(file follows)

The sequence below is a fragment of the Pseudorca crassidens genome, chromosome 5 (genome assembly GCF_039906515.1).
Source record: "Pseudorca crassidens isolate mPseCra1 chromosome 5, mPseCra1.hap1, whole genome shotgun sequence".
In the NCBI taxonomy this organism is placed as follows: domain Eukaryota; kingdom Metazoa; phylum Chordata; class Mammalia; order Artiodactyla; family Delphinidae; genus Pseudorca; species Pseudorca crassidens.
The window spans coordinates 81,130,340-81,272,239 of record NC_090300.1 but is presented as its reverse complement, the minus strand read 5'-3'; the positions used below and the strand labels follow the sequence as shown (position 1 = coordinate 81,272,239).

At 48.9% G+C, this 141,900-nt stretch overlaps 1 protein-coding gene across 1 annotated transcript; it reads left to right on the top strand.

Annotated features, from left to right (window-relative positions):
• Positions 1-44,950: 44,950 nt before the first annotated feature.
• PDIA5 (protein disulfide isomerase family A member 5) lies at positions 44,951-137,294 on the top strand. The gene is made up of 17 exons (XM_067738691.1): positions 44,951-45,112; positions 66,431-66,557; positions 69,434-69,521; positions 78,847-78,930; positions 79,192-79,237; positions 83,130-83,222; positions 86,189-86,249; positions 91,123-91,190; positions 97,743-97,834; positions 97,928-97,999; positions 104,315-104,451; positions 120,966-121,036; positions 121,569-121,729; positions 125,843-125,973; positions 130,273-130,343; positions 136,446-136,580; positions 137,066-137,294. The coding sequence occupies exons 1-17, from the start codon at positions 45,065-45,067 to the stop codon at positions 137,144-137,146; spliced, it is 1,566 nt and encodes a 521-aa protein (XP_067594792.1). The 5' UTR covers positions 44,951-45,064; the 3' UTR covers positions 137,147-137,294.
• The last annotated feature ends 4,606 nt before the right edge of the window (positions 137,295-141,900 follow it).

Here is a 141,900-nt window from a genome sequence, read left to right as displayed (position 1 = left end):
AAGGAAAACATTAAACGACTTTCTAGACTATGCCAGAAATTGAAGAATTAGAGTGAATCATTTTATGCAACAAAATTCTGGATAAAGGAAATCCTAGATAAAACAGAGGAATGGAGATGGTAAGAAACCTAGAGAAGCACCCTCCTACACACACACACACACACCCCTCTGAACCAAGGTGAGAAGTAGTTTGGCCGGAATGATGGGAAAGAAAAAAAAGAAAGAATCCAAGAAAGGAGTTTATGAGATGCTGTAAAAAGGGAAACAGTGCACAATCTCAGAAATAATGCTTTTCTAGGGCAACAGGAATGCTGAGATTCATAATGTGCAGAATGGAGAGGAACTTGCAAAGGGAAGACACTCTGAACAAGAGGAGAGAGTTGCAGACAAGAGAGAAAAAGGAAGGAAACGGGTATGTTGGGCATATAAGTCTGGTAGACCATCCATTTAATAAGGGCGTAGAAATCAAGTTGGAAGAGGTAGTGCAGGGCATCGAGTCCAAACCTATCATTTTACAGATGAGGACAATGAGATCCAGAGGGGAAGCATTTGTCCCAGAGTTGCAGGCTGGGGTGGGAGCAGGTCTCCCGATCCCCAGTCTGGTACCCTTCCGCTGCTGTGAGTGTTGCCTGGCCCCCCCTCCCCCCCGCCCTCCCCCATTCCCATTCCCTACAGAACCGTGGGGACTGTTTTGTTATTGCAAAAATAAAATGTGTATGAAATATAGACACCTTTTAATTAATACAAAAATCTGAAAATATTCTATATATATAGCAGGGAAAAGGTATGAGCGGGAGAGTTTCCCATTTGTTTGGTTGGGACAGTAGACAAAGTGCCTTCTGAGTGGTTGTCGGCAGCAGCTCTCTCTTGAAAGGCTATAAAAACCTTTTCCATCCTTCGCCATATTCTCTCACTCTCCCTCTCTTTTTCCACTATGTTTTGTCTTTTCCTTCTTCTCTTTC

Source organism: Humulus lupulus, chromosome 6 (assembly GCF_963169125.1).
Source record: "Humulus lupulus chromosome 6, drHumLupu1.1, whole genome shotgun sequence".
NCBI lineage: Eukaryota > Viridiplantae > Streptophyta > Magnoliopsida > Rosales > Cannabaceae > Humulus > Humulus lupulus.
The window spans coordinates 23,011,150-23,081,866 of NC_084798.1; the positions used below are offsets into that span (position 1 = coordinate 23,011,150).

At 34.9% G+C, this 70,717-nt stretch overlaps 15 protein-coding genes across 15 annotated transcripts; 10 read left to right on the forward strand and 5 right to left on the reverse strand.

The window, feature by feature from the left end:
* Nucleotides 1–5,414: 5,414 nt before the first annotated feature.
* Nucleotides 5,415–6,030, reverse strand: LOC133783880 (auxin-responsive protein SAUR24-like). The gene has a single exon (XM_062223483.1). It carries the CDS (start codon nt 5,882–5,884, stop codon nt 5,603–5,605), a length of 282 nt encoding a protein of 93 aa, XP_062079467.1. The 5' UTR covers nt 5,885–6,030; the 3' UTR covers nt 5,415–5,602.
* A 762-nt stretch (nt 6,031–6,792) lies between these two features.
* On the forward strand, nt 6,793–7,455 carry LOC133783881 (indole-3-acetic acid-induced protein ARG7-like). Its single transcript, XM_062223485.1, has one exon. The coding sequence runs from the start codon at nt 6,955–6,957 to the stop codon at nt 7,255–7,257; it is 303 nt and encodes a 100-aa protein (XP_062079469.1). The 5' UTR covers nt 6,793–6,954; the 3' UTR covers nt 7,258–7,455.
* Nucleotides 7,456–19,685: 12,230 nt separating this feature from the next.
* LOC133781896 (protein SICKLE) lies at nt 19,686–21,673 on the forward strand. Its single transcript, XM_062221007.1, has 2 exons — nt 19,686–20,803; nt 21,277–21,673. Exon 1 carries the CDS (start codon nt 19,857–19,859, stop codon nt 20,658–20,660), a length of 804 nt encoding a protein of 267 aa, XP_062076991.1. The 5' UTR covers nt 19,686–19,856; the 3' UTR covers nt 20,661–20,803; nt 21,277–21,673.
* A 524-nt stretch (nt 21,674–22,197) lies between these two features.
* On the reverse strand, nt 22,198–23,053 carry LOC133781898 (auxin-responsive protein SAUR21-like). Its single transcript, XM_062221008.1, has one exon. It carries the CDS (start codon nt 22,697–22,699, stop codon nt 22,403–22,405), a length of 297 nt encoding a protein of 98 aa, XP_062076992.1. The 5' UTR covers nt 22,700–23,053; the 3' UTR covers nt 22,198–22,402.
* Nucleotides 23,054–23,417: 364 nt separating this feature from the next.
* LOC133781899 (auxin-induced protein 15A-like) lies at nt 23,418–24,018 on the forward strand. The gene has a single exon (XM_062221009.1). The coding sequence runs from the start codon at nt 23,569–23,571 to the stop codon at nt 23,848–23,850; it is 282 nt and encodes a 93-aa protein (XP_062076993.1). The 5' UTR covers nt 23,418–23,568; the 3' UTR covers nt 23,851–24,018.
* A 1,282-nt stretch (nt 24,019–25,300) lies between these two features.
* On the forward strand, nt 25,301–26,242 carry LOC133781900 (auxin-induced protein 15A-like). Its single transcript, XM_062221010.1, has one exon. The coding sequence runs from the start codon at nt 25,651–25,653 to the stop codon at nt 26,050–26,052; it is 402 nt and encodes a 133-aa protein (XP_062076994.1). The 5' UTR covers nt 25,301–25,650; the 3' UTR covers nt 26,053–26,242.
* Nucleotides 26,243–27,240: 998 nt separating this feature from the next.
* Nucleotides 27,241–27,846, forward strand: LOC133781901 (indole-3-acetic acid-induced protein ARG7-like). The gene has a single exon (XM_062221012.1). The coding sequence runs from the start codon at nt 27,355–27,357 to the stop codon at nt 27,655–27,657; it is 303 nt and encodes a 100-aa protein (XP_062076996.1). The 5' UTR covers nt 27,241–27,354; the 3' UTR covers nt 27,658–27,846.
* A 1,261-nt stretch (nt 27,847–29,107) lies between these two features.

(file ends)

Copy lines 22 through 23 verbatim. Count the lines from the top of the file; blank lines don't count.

* Nucleotides 7,456–19,685: 12,230 nt separating this feature from the next.
* LOC133781896 (protein SICKLE) lies at nt 19,686–21,673 on the forward strand. Its single transcript, XM_062221007.1, has 2 exons — nt 19,686–20,803; nt 21,277–21,673. Exon 1 carries the CDS (start codon nt 19,857–19,859, stop codon nt 20,658–20,660), a length of 804 nt encoding a protein of 267 aa, XP_062076991.1. The 5' UTR covers nt 19,686–19,856; the 3' UTR covers nt 20,661–20,803; nt 21,277–21,673.